The perils of a family WhatsApp group
Where long-lost relatives are forced into camaraderie in the most artificial of environments
My mother is turning 80. My brother and I are planning a grand celebration. We plan to invite all our relatives for a weekend of revelry — which, for a South Indian family of my mother’s generation generally means a vegetarian lunch, no alcohol, and sonorous Sanskrit chanting by countless priests.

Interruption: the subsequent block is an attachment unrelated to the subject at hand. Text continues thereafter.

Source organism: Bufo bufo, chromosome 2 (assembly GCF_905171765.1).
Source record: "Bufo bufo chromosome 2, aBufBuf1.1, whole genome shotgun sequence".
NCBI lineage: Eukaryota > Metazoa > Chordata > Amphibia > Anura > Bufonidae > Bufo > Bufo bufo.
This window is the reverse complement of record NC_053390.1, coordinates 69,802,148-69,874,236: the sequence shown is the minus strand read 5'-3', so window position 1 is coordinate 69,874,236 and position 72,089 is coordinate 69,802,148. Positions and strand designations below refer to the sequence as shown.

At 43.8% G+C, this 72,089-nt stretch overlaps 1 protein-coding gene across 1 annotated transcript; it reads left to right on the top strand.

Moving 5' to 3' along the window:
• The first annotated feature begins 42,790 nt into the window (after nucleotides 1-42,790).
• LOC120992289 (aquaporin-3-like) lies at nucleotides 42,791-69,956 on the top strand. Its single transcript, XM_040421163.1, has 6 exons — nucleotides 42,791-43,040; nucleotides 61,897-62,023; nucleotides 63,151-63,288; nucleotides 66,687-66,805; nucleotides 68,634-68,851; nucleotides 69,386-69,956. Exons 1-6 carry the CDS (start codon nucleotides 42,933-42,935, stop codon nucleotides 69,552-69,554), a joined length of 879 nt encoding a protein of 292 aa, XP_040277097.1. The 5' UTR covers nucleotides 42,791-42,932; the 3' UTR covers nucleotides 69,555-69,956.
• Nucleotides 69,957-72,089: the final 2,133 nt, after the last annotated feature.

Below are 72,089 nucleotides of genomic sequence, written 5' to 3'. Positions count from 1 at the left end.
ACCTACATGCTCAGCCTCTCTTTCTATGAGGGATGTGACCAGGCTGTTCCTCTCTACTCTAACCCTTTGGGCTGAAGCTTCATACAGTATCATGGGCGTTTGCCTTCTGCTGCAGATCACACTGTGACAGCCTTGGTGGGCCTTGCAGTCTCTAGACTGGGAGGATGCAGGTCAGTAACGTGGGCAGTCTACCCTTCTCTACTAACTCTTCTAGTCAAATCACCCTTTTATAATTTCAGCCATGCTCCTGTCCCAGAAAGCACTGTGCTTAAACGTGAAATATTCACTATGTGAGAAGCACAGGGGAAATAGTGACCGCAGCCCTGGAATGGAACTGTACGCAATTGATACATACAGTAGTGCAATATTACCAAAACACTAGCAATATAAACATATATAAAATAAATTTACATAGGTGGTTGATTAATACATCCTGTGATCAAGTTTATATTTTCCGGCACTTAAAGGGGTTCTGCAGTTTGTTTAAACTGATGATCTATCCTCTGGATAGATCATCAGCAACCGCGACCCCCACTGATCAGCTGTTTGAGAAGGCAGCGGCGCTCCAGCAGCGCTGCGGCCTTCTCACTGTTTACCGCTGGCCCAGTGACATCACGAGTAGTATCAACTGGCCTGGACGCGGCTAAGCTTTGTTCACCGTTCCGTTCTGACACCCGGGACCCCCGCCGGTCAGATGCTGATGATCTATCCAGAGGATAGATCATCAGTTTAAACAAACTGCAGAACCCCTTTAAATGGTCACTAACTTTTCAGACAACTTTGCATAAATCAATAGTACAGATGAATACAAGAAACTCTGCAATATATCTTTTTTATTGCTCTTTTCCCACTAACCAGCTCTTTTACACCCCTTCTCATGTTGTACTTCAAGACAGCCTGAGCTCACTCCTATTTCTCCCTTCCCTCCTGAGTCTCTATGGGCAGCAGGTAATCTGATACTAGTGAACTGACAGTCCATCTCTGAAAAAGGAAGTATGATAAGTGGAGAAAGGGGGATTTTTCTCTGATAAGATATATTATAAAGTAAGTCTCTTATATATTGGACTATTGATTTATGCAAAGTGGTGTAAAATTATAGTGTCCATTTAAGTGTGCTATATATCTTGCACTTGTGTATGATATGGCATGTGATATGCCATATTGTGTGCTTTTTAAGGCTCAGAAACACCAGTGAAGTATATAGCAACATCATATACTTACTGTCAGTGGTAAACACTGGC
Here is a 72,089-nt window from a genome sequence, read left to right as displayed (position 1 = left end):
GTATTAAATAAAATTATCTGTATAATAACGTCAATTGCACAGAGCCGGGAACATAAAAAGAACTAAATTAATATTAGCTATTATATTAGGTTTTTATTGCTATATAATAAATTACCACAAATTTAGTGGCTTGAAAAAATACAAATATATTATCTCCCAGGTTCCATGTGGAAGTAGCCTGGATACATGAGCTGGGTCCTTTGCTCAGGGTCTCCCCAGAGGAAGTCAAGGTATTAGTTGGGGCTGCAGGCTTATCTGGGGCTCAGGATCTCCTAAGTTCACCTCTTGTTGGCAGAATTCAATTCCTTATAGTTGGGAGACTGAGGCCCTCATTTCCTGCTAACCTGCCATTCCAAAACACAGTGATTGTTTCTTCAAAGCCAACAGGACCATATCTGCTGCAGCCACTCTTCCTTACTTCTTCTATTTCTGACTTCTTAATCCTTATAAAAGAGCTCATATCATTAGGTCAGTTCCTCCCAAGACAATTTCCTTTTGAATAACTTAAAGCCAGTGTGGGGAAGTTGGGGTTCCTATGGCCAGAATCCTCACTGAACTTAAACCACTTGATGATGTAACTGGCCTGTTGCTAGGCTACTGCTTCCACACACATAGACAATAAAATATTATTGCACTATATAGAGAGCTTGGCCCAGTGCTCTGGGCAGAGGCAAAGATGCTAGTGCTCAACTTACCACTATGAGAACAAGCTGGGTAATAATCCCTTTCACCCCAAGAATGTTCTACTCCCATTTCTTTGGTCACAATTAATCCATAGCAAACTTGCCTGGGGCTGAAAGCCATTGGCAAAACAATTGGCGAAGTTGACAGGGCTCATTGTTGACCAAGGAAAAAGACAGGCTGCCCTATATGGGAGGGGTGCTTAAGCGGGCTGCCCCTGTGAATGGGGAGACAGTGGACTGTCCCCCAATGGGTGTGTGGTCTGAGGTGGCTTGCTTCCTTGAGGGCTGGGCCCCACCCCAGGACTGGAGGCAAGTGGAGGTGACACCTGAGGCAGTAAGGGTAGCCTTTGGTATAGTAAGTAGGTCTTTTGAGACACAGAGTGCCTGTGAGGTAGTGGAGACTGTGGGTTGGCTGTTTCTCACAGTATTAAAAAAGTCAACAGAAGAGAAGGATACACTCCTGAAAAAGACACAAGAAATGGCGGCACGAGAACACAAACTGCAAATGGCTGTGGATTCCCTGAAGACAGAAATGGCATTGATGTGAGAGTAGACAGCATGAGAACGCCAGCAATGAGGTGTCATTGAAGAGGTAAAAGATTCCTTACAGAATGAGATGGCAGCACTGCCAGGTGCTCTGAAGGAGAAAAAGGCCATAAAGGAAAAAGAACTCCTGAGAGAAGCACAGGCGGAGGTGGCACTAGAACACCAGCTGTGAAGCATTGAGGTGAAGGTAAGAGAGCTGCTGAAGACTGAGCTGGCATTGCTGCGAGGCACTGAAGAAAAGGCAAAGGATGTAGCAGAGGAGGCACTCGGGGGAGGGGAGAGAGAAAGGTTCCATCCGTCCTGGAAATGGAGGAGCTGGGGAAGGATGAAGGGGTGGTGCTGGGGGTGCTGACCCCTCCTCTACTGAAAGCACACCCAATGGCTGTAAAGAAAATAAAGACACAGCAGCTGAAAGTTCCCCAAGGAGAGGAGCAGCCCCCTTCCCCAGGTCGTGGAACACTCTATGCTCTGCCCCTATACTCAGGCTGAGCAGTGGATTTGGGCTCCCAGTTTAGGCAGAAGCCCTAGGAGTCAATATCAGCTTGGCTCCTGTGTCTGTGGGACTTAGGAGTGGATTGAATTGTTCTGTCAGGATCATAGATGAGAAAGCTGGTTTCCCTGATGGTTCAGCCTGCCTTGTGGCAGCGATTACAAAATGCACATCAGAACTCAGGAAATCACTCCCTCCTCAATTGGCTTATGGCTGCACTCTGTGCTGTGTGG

My cousin, Subbu, had eloped with a Russian to New Zealand over three decades ago. Everyone in our ancestral village in Kerala was aghast and could not forgive Subbu for marrying a twice-divorced meat-eating Russian Jew and therefore Subbu had not forgiven the family for not forgiving him. A cold war ensued all through subsequent weddings of younger cousins. It took a death to bring the family together. When his mother died, Subbu came home to do her last rites. Upon seeing the once dashing young man look like death with his beer belly and bald pate, all the elders sobbed like babies. Everyone hugged each other and all was well. Subbu went back to Auckland and promptly issued an invitation to everyone over 60 to visit him. So they did.